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Cover Letters; do I need one and how do I write one?

Some people may think that a cover letter is unnecessary. However it's an excellent method to use to further highlight your skills regardless of whether you're sending a CV or application form. So really consider a cover letter a must when applying for jobs. And consider it another opportunity of illustrating your experience. In fact, in some cases if the cover letter is not well written, your CV will not even be read. If you decide not to send a cover letter with your CV, imagine the fact that most other applicants will have done so. If you want a sure-fire way of your CV going in the bin, then do not write a cover letter.

Different Types of Cover Letter

There are also three types of cover letter depending upon your situation. There's the advert response cover letter, the speculative cover letter and the email cover letter. We shall cover all three here and they all share similar requirements; essentially each one is the first thing a recruiter or potential employer will read about you.

One similarity between all three cover letters is that it's a great opportunity for you to use and show your personality. It's unlikely that your CV will illustrate your character as it's more informative in style and potentially less personal than a letter, so use your cover letter to express who you are and what you can do for the company given the opportunity.

The second similarity is that cover letters need to be short and concise. No two-pagers here! Just one page or if it's an email cover letter, make sure it's short enough that the person reading it will not have to scroll down the page. Remember the idea is to introduce yourself in a more personal way and ensure your CV gets read as soon as they've finished reading your cover letter.

In any case, do not be afraid of using bullet points in your cover letter. Short paragraphs and white space will make your cover letter easy to read or scan before they move onto your CV.

Advert Response Cover Letter

The first thing to do when writing a cover letter in response to an advert is to make sure you address the letter correctly. So check the person's name and ensure the address itself is correct (and this applies to the envelope too).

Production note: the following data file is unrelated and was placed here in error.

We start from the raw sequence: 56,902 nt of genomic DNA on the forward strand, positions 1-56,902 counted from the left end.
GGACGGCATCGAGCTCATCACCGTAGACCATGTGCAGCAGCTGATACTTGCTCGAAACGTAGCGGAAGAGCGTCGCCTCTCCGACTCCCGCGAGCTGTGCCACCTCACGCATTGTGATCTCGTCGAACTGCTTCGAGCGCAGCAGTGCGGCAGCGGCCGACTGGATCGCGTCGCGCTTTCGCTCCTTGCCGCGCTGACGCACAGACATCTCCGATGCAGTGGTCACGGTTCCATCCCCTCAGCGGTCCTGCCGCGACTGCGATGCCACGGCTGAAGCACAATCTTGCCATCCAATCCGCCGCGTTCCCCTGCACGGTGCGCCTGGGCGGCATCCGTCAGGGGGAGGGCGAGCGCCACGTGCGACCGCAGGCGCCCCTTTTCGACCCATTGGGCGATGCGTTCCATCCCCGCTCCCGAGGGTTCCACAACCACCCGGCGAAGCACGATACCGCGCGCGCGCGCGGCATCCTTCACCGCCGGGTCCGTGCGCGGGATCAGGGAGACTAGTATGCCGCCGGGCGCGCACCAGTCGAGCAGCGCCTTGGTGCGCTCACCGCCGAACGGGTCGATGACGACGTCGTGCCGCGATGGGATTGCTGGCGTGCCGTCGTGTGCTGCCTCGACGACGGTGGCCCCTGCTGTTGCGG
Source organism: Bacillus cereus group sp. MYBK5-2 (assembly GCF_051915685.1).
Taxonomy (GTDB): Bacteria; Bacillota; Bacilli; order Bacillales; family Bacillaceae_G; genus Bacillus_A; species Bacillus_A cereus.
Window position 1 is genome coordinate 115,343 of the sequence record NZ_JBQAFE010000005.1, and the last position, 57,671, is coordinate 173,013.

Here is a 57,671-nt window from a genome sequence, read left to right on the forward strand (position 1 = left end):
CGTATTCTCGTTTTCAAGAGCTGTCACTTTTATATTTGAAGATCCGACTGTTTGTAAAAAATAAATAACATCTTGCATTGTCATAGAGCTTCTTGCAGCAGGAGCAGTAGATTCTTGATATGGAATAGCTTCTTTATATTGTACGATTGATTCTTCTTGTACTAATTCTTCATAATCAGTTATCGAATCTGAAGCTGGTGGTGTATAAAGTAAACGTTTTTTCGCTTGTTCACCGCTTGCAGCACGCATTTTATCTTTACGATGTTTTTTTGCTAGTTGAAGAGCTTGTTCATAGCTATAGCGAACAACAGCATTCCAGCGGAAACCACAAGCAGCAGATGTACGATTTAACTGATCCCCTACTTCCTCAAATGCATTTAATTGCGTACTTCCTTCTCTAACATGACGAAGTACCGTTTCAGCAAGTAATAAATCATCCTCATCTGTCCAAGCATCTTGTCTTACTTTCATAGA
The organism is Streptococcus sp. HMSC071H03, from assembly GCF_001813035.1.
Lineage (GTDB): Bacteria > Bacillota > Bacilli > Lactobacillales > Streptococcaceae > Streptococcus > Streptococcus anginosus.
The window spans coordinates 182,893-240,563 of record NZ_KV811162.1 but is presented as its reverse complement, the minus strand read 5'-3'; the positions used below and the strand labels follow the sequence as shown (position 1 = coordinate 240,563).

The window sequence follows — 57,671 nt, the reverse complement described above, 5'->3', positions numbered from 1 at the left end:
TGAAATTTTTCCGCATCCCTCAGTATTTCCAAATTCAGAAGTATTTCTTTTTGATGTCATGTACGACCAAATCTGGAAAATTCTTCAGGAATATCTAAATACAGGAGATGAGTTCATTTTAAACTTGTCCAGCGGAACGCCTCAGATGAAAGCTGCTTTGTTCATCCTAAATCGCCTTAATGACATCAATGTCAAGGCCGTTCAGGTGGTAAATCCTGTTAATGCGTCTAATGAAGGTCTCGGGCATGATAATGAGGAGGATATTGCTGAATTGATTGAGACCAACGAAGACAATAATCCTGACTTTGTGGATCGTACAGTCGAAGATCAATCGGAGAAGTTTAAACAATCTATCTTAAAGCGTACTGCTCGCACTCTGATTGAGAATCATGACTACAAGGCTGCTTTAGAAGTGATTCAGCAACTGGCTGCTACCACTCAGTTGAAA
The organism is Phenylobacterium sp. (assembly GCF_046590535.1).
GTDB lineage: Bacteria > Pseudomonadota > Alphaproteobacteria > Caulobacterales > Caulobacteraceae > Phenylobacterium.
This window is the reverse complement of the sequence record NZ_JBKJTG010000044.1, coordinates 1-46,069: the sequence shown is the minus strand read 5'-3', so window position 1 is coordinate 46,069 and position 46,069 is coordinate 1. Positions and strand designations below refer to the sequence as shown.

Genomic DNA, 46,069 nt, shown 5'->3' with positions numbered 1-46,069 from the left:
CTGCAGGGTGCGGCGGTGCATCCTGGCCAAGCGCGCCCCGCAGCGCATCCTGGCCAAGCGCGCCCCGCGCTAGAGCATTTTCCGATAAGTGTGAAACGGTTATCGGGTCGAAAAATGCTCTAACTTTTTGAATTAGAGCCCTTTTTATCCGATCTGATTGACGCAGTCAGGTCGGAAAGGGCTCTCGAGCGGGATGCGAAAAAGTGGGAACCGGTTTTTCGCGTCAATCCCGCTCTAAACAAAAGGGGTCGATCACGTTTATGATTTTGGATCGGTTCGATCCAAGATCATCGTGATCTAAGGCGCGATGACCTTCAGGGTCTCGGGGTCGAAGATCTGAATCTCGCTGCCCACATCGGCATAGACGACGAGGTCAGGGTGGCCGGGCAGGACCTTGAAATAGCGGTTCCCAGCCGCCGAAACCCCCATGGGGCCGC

If you're applying you must feel that your experience and skills match what the job advert is asking for. So if they are asking for 8 years of accountancy experience and you only have 4 years experience, then it's probably not worth applying. However if your experience matches well, then the cover letter is your tool to show the employer that you can do this job.

Use a short title or the first paragraph to show which advert you're responding to, the date of the advert, where it was advertised and any reference number the company have stated in the advert.

The introduction should be short and succinct and generally introduce your interest in the company and the role they're advertising for. It's best to customise this part for each job advert you're responding to as it's lazy not to and can be the difference between being seen for interview and your application going in the bin.

The next part can be a set out as a paragraph, although it may work better using bullet points. This section can draw the reader in if you make it clear using bullet points - this is the part where you show you've read the advert and can illustrate how your experience matches what they're asking for.

For example, if the advert asks for the ability to manage multiple projects, make sure your cover letter shows you can multitask effectively. Look at each of the essential skills in the advert and using bullet points show them that you match their requirements.

Then you have a final paragraph which again is quite short. In your closing statement you should say what you are going to do next. Usually there is a closing date on the advert so you won't need to call to follow up. So you could simply say that you look forward to hearing from them and that your CV with full details of your experience is enclosed.